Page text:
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Professor Fred Stern Fall 2005
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Example: Drum Gate

Pressure Diagram
p = h = R(1-cos)
n   sin  î  cos  k̂

dA = l Rd

F    R (1  cos )( sin  î  cos  k̂ )Rd
0

p n dA

F  î  Fx    R 2  (1  cos ) sin d
0

 1
=  R 2   cos   cos 2  2 R 2
 4 0

= (R)(2R l )  same force as that on projection of


p A area onto vertical plane

Fz    R 2  (1  cos ) cos d
0

  sin 2
=   R 2 sin   

 2 4 0

  R 2 
=  R 2   
2  2 
  V

 net weight of water above surface


3.6 Buoyancy

Archimedes Principle
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Professor Fred Stern Fall 2005
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FB = Fv2 – Fv1

= fluid weight above Surface 2 (ABC)


– fluid weight above Surface 1 (ADC)

= fluid weight equivalent to body volume V

FB = gV V = submerged volume

Line of action is through centroid of V = center of


buoyancy

Net Horizontal forces are zero since


FBAD = FBCD

Hydrometry

A hydrometer uses the buoyancy principle to determine


specific weights of liquids.
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Professor Fred Stern Fall 2005
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Stem

Bulb

W = mg = fV = SwV

W = wV o = Sw(Vo  DV) = Sw(Vo  aDh)


f V
a = cross section area stem
Vo/S = Vo  aDh aDh = Vo – Vo/S
Vo  1 
Dh =  1  
a  S  =Dh(S)

Vo S  1
Dh = a

S
calibrate scale using fluids of known S

Vo
S= V0  aDh

Example (apparent weight)

King Hero ordered a new crown to be made from pure


gold. When he received the crown he suspected that other
metals had been used in its construction. Archimedes
discovered that the crown required a force of 4.7# to
57:020 Fluid Mechanics Chapter 3
Professor Fred Stern Fall 2005
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suspend it when immersed in water, and that it displaced
18.9 in3 of water. He concluded that the crown was not
pure gold. Do you agree?

Fvert = 0 = Wa + Fb – W = 0  Wa = W – Fb = (c - w)V


W=cV, Fb = wV
W W  V
or c = Va   w  a V w

4.7  62.4  18.9 / 1728


c   492.1   c g
18.9 / 1728

 c = 15.3 slugs/ft3

 steel and since gold is heavier than steel the crown


can not be pure gold
57:020 Fluid Mechanics Chapter 3
Professor Fred Stern Fall 2005
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3.7 Stability of Immersed and Floating Bodies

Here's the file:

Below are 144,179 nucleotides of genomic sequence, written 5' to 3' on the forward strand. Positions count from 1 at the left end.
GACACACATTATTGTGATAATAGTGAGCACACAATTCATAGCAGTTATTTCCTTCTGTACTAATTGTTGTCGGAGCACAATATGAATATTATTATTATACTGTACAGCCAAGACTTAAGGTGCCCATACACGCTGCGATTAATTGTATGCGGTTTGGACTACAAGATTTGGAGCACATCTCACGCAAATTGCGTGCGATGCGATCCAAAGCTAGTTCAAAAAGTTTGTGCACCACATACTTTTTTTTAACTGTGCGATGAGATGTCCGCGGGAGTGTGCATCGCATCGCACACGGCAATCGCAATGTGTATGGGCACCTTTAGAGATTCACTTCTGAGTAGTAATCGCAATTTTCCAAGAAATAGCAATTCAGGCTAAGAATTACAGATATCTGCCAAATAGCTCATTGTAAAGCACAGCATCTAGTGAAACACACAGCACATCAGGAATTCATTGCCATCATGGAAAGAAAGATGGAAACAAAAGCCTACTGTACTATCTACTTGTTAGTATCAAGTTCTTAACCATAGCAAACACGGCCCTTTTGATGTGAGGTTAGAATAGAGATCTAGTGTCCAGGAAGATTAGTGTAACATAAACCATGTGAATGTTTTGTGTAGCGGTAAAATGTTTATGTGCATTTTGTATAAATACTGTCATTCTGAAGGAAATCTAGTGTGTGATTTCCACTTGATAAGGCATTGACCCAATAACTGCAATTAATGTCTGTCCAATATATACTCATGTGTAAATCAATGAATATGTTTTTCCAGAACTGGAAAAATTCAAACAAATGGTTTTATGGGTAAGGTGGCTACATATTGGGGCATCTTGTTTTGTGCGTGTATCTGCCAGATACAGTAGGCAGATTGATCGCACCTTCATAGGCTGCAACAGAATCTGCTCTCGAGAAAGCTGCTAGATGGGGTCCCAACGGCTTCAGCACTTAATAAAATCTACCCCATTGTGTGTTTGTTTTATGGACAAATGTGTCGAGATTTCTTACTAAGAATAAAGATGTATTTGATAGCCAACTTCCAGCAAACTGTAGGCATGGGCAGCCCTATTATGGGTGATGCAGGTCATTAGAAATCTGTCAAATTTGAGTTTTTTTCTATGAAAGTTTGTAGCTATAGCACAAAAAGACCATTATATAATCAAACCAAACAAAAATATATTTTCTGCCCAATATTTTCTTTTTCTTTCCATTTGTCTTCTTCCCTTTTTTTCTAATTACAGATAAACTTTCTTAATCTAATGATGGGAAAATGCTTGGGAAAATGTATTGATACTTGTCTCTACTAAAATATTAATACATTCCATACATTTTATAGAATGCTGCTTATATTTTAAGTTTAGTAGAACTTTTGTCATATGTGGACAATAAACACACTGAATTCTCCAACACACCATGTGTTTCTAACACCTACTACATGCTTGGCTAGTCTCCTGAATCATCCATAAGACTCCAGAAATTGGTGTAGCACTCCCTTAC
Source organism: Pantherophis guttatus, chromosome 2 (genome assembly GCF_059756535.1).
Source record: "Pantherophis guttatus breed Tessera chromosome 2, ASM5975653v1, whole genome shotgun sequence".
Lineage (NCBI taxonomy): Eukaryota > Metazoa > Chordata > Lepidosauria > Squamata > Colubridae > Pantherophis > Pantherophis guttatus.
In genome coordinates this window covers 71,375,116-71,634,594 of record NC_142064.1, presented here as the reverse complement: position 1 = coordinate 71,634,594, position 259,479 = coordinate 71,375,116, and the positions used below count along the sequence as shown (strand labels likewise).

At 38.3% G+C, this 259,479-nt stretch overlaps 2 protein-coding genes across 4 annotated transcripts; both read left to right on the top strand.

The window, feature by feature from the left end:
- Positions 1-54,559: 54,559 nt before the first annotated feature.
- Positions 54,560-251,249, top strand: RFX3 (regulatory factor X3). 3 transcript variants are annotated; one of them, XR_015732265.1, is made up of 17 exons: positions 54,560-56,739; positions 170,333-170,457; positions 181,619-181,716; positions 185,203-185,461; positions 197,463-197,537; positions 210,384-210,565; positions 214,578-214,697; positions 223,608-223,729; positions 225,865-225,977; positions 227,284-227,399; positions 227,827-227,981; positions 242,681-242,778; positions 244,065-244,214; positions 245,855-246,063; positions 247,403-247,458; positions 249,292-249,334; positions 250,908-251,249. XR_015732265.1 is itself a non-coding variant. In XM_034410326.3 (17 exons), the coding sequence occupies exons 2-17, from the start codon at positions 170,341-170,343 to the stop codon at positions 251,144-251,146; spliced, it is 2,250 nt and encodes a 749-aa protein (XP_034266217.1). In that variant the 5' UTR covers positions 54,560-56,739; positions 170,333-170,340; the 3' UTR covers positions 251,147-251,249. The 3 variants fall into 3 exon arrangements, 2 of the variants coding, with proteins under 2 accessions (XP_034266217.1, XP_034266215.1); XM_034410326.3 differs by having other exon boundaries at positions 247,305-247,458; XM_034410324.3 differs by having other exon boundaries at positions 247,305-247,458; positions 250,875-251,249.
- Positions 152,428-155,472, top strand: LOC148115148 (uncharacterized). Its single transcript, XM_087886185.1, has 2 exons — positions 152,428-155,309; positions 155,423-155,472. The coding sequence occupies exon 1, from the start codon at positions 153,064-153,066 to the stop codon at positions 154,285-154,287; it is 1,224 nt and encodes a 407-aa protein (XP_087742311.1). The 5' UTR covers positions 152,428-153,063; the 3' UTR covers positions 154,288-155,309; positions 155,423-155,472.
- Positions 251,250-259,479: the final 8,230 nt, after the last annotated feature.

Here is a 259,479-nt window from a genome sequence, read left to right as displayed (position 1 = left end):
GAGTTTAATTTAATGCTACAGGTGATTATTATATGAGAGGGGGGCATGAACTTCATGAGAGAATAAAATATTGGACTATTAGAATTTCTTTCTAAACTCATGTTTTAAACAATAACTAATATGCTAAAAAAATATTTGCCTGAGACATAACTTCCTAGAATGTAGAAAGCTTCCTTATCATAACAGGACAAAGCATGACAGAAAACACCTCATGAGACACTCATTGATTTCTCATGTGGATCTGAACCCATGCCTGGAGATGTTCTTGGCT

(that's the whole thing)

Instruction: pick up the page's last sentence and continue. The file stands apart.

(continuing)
Here we’ll consider transverse stability. In actual


applications both transverse and longitudinal stability are
important.

Immersed Bodies

Static equilibrium requires:  Fv  0 and  M  0

M = 0 requires that the centers of gravity and buoyancy


coincide, i.e., C = G and body is neutrally stable

If C is above G, then the body is stable (righting moment


when heeled)

If G is above C, then the body is unstable (heeling moment


when heeled)
57:020 Fluid Mechanics Chapter 3
Professor Fred Stern Fall 2005
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Floating Bodies

For a floating body the situation is slightly more


complicated since the center of buoyancy will generally
shift when the body is rotated depending upon the shape of
the body and the position in which it is floating.

Positive GM Negative GM

The center of buoyancy (centroid of the displaced volume)


shifts laterally to the right for the case shown because part
of the original buoyant volume AOB is transferred to a new
buoyant volume EOD.

The point of intersection of the lines of action of the


buoyant force before and after heel is called the metacenter
M and the distance GM is called the metacentric height. If
GM is positive, that is, if M is above G, then the ship is
stable; however, if GM is negative, the ship is unstable.
57:020 Fluid Mechanics Chapter 3
Professor Fred Stern Fall 2005
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Floating Bodies

 = small heel angle


x  CC = lateral displacement
of C
C = center of buoyancy
i.e., centroid of displaced
volume V

Solve for GM: find x using


(1) basic definition for centroid of V; and
(2) trigonometry
Fig. 3.17

(1) Basic definition of centroid of volume V

xV   xdV   x i DVi moment about centerplane

xV = moment V before heel – moment of VAOB


+ moment of VEOD
= 0 due to symmetry of
original V about y axis
i.e., ship centerplane

x V   � (x)dV  � xdV
tan  = y/x
AOB EOD